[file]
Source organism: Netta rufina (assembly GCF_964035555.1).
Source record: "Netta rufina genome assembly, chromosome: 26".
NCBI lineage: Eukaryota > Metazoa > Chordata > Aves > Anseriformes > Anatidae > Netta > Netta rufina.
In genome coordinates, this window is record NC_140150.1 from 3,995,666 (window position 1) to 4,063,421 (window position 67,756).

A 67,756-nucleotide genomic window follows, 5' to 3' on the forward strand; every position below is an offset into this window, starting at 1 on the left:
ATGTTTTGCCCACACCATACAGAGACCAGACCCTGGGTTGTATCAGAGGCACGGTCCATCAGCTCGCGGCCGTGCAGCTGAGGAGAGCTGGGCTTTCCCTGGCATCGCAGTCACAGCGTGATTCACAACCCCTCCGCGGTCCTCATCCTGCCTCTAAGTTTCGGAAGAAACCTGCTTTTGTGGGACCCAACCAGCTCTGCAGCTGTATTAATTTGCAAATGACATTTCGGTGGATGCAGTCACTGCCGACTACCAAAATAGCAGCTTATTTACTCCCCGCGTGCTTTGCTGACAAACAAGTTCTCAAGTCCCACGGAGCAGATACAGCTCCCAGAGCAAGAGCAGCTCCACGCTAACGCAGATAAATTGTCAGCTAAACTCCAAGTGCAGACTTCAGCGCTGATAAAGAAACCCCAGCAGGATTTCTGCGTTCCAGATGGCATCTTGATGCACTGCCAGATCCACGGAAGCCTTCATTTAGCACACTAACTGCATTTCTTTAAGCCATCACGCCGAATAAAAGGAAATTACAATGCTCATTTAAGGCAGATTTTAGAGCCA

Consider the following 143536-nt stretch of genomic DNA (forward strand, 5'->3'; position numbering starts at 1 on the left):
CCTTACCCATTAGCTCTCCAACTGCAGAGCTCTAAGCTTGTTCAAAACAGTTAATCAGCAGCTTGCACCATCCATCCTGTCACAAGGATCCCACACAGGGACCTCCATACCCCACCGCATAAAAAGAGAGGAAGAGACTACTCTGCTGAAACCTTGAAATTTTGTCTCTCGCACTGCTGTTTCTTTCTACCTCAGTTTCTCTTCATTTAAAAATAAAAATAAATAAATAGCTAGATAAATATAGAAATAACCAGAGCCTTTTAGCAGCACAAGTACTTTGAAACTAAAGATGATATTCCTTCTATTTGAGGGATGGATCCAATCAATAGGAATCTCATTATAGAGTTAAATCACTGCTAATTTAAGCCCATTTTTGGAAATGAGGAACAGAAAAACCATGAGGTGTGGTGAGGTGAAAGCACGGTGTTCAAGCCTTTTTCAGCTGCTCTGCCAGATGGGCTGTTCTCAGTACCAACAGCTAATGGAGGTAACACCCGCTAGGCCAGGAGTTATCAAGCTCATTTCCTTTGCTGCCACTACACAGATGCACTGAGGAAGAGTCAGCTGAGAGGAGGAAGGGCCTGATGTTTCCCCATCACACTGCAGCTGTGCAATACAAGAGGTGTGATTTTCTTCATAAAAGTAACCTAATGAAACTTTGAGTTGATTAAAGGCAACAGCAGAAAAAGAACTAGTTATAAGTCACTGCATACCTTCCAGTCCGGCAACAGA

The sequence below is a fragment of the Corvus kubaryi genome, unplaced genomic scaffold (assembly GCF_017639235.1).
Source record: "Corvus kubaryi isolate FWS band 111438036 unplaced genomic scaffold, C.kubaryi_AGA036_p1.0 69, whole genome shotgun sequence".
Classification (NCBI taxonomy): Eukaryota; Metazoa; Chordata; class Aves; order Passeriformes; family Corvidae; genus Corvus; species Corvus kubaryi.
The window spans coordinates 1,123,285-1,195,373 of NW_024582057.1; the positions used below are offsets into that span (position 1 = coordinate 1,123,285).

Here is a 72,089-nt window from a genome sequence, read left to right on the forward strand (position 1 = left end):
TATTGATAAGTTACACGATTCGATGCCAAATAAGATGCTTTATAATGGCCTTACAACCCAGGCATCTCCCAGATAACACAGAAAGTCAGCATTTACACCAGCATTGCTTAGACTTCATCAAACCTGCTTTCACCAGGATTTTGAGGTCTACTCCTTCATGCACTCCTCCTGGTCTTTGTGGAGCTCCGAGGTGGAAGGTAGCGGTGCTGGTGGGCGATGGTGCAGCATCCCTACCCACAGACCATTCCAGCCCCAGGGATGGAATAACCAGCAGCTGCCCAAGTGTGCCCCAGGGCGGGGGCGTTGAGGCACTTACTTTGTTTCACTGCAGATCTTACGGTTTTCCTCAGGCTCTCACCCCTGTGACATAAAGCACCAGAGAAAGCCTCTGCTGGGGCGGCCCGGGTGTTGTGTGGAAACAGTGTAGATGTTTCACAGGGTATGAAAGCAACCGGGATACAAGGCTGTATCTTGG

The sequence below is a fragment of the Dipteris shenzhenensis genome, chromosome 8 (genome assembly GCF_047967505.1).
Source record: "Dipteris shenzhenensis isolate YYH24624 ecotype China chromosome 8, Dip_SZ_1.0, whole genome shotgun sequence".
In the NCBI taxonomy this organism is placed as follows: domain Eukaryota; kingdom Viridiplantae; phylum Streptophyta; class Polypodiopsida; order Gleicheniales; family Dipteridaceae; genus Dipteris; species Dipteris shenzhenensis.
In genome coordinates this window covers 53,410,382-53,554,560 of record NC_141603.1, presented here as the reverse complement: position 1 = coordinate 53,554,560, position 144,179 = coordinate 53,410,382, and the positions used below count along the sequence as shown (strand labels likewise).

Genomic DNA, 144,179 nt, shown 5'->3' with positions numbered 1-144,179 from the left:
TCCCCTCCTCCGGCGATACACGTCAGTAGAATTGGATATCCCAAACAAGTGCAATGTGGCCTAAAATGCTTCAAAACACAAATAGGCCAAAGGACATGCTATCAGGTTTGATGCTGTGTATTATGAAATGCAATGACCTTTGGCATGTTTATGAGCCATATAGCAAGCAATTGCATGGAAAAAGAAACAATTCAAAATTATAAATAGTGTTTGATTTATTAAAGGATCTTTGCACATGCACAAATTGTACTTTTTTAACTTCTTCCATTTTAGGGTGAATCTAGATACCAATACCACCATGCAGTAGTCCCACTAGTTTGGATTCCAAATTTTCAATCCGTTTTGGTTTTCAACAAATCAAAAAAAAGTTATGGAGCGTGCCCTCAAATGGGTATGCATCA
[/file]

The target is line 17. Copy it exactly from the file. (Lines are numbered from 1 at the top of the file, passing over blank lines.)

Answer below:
In the NCBI taxonomy this organism is placed as follows: domain Eukaryota; kingdom Viridiplantae; phylum Streptophyta; class Polypodiopsida; order Gleicheniales; family Dipteridaceae; genus Dipteris; species Dipteris shenzhenensis.